This is a partial transcript from "Hannity & Colmes", April 29, 2004, that has been edited for clarity.

SEAN HANNITY, CO-HOST: The U.N. Oil-for-Food scandal is getting worse. Now we learn that Iraqi oil contracts worth billions of dollars have just simply disappeared. We know Saddam ripped off the program, but did he have partners high up at the United Nations?

Joining us now, Danielle Pletka, who's the vice president for foreign and defense policy at the American Enterprise Institute.

Thank you, Danielle, for being with us. Appreciate it.


HANNITY: Never has there been a financial rip-off of the magnitude of the U.N. oil-for-food scandal, in the words of William Safire. Is that accurate?

PLETKA: I don't know. It's certainly a big scam. Saddam apparently earned $10 billion through the oil-for-food program. That's not illegal stuff he imported but through the U.N. Oil-for-food program.


PLETKA: I don't know if it's the biggest but it's certainly big.

HANNITY: At least we know $5 billion in kickbacks went from corrupt contractors, and we know that they mainly went to the French and the Russians, right? Into the pockets of Saddam and his thugs. Is that accurate?

PLETKA: Payoffs went to companies and individuals associated with foreign governments. The French foreign minister apparently got a payoff. All sorts of people high up in the Russian hierarchy got payoffs. And payoffs may have been made to people inside the United Nations, as well.

HANNITY: But the amount of money -- I want to ask one political question associated with this, in your opinion.

Because we keep hearing from John Kerry that he could have gotten more United Nations' support but now that we see the level of corruption, especially with France and Germany and Russia.

With the amount of money we're talking about, isn't it more realistic that nobody could have gotten their support to topple Saddam because of the actual number of dollars involved? Would that be a fair analysis on my part?

PLETKA: I guess what John Kerry is saying is that he would have been able to outbid Saddam Hussein in order to bring over the Russians and the French and the Chinese. And frankly I don't think he would have been able to.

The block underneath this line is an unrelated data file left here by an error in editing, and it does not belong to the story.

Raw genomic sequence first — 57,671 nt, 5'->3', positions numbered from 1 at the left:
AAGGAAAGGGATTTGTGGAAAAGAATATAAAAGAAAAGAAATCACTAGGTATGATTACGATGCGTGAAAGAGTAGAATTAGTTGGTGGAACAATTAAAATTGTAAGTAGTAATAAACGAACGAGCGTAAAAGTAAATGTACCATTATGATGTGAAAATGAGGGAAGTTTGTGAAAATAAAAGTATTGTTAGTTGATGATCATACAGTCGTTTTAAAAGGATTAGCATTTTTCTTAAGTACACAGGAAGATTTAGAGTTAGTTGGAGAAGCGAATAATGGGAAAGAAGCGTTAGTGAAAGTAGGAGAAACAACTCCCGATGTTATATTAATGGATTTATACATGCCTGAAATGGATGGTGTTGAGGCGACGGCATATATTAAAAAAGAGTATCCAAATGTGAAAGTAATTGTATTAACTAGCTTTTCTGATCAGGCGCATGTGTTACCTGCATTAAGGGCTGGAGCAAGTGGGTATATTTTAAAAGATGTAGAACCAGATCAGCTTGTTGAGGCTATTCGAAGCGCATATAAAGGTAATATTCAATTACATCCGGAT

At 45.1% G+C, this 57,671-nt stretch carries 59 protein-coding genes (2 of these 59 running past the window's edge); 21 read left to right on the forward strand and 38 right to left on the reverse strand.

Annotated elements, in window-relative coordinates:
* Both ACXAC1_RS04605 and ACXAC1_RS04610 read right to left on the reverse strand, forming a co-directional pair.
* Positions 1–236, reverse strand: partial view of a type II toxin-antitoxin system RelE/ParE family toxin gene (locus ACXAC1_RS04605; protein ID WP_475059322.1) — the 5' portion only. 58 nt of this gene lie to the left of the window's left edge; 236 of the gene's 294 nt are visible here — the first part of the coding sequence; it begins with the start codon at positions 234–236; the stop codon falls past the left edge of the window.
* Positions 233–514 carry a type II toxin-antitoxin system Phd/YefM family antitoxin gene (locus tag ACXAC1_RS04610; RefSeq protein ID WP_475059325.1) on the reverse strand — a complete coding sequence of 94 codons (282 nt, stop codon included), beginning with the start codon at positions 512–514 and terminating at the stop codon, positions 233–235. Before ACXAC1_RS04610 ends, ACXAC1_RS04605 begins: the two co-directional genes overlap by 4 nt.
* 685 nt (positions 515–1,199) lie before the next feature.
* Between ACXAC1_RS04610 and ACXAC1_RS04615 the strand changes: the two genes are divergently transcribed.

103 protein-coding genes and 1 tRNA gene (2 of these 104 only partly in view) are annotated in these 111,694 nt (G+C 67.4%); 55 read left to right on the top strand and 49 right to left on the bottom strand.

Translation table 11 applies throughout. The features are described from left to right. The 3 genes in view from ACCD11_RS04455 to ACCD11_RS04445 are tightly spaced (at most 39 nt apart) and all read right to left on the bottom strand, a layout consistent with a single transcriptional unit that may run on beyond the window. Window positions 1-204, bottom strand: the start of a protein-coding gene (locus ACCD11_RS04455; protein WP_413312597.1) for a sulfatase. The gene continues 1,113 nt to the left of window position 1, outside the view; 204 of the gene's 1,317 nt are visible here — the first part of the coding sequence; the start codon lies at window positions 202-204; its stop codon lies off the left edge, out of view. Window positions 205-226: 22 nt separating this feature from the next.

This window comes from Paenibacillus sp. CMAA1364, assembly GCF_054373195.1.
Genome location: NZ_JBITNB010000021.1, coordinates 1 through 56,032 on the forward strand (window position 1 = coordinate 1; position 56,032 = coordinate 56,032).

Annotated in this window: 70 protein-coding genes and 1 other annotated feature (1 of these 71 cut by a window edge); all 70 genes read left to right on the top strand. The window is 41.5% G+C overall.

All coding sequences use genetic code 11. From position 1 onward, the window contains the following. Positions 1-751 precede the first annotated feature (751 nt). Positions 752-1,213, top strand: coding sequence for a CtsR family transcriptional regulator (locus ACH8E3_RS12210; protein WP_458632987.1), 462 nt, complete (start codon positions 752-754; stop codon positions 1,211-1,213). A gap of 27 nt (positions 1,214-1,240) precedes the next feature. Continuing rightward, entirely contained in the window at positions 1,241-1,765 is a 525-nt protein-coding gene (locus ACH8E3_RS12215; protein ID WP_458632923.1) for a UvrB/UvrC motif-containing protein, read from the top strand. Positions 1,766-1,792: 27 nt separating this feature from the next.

HANNITY: But they were bribed.

PLETKA: They were bribed. There was no question. Would they have done it anyway? Sure. But the money was there for them.

ALAN COLMES, CO-HOST: It's Alan. Good to have you on the show.

Let me ask you about this panel headed by Paul Volcker to investigate this. Is that all for show or do you think it's going to accomplish anything?

PLETKA: It's possible that it's for show, and its possible that, as it is so show, it may accomplish something. The real question is what access they will have to documents. Thus far, the signs haven't been very propitious.

COLMES: Kofi Annan says there's no way the United Nations could have stopped this, that this was the job of the nations involved. They couldn't have stopped Saddam from pocketing $5.7 billion through smuggling. He says they had mandate to stop the smuggling. That's the job of the maritime task force.

Does that make any sense?

PLETKA: It really doesn't make any sense. I think that's the least credible thing Secretary-General Annan has said. The idea that the United Nations doesn't have the power to enforce its own resolutions and has no interest in doing that seems somewhat ridiculous.

COLMES: Does this mean -- is there a relationship between this scandal and whether or not the U.N. can be trusted to get involved with the appointment of a new government in Iraq, or does one thing have nothing to do with the other?

PLETKA: I think that the general credibility of the U.N. is at stake here. If we can't trust the United Nations and its officials to implement something as important as the oil-for-food program, we have to ask ourselves whether they can be trusted to implement other things that are important.

If the United Nations is meant to be an important tool of multilateralism, which everybody seems to love these days, then we really need to know we can trust the figures there, that they are transparent, that they're not on the take, that they're not self interested.

HANNITY: All right, Danielle. Good to see you. Thank you so much for being with us. Appreciate it.

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